What's the fuss about 'Padmaavat' ?

What's the fuss about 'Padmaavat' ?

What's the fuss about  'Padmaavat' ?

Sanjay Leela Bhansali's "Padmaavat" finally released today amid tight security and palpable tension but audiences streamed in to theatres across the country to watch the film that has the nation agog.

Initial reports suggested good business for the film, which has been the focal point of protests by various Rajput groups, which allege that it distorts their history and defames their queen Padmavati.

While the occupancy in Delhi was around 60 to 70% for the first show at 9 am, in Mumbai it was lower at 40-45 per cent.

Shows later in the day, including late night, were almost packed. Given that it's a long weekend, trade analysts were hopeful that business would be good.

"The response has been positive so far. We are hopeful it will increase during the day and in the evening," Mumbai-based Nitin Datar, a member of the Cinema Owners and Exhibitors Association of India, said.

Many of those who watched the film condemned the violence of the last few weeks, particularly the stoning of a schoolbus in Gurgaon yesterday, and said the film has nothing objectionable in it.

In some halls, like the Satyam cineplex in west Delhi, the entire front row was occupied by uniformed security personnel. The hall also had bouncers.

A Rajput viewer, who requested anonymity, made it a point to watch the first show in Mumbai's Cinepolis and said it was an "excellent" effort by Bhansali and actually glorifies their culture.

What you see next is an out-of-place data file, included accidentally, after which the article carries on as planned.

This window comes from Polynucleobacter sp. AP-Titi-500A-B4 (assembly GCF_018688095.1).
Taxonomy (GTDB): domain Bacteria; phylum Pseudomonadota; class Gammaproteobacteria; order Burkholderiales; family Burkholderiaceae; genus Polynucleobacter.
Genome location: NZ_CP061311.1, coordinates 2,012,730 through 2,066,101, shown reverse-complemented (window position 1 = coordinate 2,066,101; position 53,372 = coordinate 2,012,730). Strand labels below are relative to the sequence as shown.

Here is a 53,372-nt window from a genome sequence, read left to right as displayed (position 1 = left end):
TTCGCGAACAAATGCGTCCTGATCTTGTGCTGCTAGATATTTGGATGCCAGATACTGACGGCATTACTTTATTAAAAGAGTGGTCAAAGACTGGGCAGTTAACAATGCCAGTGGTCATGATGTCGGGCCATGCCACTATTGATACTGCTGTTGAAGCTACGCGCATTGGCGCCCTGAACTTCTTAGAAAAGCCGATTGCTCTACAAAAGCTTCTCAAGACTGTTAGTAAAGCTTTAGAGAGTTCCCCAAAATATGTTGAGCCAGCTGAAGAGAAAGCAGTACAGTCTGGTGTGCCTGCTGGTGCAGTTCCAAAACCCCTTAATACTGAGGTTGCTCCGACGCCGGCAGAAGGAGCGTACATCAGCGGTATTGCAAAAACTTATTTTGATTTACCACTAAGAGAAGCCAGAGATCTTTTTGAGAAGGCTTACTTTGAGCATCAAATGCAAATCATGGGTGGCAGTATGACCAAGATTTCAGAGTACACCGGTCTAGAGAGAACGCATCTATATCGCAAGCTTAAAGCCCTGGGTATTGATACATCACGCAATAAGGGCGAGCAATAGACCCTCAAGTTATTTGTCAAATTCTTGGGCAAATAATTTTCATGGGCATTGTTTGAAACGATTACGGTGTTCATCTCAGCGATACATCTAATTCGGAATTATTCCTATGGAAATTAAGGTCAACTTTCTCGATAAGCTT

He also said there was nothing offensive in the movie, or in the "Ghoomar" song.

Chunky Mehta, who also watched the film in the same theatre, said it presents the Rajput community in a good light and it is a "shame" that some people are creating an unsafe atmosphere.

Dhruv Singh, who hails from Rajasthan, which has seen several violent protests, referred to the "dream sequence" between Padmavati and Khilji, which several groups had objected to despite Bhansali clarifying that there was no such scene.

"There was not a single dream sequence in the film so I don't know what the fuss is all about. The attack on children, burning buses is not something we Rajputs endorse. It is shameful what's happening.

A young couple was also in the audience at the early morning show at a multiplex in Delhi and had booked their tickets in advance.

"After watching the film we felt all this violence and protests are irrelevant. There is nothing offensive about the film," said the man, who asked not to be named.

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